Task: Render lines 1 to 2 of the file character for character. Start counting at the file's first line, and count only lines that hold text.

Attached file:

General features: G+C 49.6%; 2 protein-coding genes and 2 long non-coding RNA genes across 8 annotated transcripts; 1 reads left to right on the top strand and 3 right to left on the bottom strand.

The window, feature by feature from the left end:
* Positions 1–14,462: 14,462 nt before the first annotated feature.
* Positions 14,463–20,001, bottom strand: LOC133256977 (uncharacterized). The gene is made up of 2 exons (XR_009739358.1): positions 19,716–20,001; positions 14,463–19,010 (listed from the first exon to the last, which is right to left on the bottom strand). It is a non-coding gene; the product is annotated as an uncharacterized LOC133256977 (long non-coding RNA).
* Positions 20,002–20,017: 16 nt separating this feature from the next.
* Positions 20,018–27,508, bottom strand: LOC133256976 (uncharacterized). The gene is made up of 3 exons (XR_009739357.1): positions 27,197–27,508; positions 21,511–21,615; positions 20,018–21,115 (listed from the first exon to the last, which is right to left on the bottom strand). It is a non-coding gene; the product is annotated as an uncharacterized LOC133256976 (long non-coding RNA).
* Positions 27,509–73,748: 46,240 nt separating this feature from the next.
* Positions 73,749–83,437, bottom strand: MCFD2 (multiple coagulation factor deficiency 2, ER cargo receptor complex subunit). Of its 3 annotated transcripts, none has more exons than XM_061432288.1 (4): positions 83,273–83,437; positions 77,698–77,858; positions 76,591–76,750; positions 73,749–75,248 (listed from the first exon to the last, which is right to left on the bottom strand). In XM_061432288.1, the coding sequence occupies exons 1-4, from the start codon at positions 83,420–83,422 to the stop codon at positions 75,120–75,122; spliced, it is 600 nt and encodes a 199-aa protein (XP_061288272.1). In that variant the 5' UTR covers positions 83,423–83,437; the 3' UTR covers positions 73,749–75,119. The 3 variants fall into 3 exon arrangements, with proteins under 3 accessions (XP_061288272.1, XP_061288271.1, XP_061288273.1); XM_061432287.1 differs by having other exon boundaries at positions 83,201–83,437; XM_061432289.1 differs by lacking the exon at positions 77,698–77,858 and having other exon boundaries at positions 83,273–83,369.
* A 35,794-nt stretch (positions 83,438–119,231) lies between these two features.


General features: G+C 49.6%; 2 protein-coding genes and 2 long non-coding RNA genes across 8 annotated transcripts; 1 reads left to right on the top strand and 3 right to left on the bottom strand.

The window, feature by feature from the left end: